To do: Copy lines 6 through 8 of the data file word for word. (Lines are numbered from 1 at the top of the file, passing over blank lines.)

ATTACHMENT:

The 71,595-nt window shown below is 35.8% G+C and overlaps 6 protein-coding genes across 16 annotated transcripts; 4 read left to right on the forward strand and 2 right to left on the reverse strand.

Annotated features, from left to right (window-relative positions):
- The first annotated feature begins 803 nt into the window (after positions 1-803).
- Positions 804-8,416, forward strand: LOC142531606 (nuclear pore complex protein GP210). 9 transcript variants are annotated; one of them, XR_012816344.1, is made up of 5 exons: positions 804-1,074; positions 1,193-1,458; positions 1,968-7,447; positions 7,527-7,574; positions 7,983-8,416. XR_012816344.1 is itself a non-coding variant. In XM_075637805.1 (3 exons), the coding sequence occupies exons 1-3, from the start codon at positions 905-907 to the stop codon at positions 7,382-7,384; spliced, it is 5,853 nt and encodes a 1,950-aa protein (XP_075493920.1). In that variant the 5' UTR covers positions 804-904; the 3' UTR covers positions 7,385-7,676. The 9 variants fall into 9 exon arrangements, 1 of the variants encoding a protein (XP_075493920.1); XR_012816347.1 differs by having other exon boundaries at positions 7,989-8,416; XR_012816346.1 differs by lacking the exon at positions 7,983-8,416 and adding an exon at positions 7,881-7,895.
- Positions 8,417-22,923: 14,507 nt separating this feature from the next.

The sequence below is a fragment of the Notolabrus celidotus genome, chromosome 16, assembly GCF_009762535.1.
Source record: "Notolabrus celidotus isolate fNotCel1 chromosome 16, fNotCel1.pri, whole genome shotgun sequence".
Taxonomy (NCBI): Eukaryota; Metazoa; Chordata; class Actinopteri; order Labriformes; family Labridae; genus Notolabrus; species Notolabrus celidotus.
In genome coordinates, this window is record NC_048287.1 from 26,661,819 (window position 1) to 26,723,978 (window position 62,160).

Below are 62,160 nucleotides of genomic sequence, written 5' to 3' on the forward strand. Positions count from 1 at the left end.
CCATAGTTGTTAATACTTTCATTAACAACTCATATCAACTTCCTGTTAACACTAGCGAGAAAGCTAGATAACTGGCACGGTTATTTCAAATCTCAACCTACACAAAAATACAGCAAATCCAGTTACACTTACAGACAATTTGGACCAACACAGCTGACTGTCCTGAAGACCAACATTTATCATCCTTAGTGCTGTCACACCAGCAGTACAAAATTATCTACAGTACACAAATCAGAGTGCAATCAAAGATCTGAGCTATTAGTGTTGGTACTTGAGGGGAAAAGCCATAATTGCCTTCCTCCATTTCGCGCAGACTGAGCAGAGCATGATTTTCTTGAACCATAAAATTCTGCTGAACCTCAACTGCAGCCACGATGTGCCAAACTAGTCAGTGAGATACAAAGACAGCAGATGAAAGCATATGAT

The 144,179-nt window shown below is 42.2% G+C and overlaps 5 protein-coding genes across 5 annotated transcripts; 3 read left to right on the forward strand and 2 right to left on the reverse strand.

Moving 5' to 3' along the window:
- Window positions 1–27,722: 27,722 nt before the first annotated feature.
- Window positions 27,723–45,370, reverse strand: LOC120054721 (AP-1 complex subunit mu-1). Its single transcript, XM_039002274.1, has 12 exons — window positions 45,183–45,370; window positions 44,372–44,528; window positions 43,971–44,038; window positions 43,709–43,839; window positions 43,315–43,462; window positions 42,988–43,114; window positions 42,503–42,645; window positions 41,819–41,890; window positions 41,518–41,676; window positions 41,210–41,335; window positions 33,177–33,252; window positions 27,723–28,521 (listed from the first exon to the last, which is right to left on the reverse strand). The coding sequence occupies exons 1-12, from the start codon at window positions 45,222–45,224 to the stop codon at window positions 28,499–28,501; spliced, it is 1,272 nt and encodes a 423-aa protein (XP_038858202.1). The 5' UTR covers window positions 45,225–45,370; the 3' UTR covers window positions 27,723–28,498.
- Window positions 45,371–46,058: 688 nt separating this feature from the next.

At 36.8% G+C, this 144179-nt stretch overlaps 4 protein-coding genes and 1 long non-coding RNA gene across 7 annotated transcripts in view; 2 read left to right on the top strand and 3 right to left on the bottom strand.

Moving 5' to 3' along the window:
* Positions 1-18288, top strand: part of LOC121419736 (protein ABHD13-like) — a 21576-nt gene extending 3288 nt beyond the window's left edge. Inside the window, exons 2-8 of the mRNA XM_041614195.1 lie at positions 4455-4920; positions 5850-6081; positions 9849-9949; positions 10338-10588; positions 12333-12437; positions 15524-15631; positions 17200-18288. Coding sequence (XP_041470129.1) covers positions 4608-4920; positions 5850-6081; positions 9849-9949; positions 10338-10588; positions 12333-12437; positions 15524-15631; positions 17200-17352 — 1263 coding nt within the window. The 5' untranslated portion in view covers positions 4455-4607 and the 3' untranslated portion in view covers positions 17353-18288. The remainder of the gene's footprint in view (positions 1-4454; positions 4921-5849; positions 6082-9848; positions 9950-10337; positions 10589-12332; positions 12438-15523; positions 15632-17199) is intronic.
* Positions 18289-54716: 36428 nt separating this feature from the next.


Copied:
The sequence below is a fragment of the Notolabrus celidotus genome, chromosome 16, assembly GCF_009762535.1.
Source record: "Notolabrus celidotus isolate fNotCel1 chromosome 16, fNotCel1.pri, whole genome shotgun sequence".
Taxonomy (NCBI): Eukaryota; Metazoa; Chordata; class Actinopteri; order Labriformes; family Labridae; genus Notolabrus; species Notolabrus celidotus.